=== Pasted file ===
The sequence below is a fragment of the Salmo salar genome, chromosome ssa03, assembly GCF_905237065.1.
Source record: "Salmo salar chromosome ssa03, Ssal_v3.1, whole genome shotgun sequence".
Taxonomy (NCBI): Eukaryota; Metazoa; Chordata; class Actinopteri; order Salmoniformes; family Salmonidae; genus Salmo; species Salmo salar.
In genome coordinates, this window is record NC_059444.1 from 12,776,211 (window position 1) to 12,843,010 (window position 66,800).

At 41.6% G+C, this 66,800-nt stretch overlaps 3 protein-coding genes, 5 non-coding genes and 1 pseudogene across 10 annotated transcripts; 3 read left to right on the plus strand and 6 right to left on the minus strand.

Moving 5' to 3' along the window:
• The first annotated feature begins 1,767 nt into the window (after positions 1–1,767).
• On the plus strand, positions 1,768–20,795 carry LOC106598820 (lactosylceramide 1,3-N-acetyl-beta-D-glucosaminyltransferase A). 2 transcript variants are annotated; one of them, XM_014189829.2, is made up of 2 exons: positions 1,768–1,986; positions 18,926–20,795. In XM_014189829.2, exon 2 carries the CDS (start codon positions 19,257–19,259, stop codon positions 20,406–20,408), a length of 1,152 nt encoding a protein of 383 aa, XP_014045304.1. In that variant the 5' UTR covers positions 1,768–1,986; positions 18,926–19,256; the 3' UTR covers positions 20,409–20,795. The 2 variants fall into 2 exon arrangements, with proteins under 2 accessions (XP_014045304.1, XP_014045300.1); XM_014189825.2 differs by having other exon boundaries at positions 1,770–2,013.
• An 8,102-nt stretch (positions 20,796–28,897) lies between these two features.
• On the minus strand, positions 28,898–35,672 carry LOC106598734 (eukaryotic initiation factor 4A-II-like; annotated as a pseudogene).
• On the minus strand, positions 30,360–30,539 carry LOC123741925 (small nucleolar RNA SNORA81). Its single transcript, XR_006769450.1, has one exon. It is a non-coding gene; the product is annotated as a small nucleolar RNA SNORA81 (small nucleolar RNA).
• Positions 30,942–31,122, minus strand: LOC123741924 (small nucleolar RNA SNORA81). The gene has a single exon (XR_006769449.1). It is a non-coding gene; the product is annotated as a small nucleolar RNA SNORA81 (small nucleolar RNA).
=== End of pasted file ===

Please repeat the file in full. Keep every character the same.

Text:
The sequence below is a fragment of the Salmo salar genome, chromosome ssa03, assembly GCF_905237065.1.
Source record: "Salmo salar chromosome ssa03, Ssal_v3.1, whole genome shotgun sequence".
Taxonomy (NCBI): Eukaryota; Metazoa; Chordata; class Actinopteri; order Salmoniformes; family Salmonidae; genus Salmo; species Salmo salar.
In genome coordinates, this window is record NC_059444.1 from 12,776,211 (window position 1) to 12,843,010 (window position 66,800).

At 41.6% G+C, this 66,800-nt stretch overlaps 3 protein-coding genes, 5 non-coding genes and 1 pseudogene across 10 annotated transcripts; 3 read left to right on the plus strand and 6 right to left on the minus strand.

Moving 5' to 3' along the window:
• The first annotated feature begins 1,767 nt into the window (after positions 1–1,767).
• On the plus strand, positions 1,768–20,795 carry LOC106598820 (lactosylceramide 1,3-N-acetyl-beta-D-glucosaminyltransferase A). 2 transcript variants are annotated; one of them, XM_014189829.2, is made up of 2 exons: positions 1,768–1,986; positions 18,926–20,795. In XM_014189829.2, exon 2 carries the CDS (start codon positions 19,257–19,259, stop codon positions 20,406–20,408), a length of 1,152 nt encoding a protein of 383 aa, XP_014045304.1. In that variant the 5' UTR covers positions 1,768–1,986; positions 18,926–19,256; the 3' UTR covers positions 20,409–20,795. The 2 variants fall into 2 exon arrangements, with proteins under 2 accessions (XP_014045304.1, XP_014045300.1); XM_014189825.2 differs by having other exon boundaries at positions 1,770–2,013.
• An 8,102-nt stretch (positions 20,796–28,897) lies between these two features.
• On the minus strand, positions 28,898–35,672 carry LOC106598734 (eukaryotic initiation factor 4A-II-like; annotated as a pseudogene).
• On the minus strand, positions 30,360–30,539 carry LOC123741925 (small nucleolar RNA SNORA81). Its single transcript, XR_006769450.1, has one exon. It is a non-coding gene; the product is annotated as a small nucleolar RNA SNORA81 (small nucleolar RNA).
• Positions 30,942–31,122, minus strand: LOC123741924 (small nucleolar RNA SNORA81). The gene has a single exon (XR_006769449.1). It is a non-coding gene; the product is annotated as a small nucleolar RNA SNORA81 (small nucleolar RNA).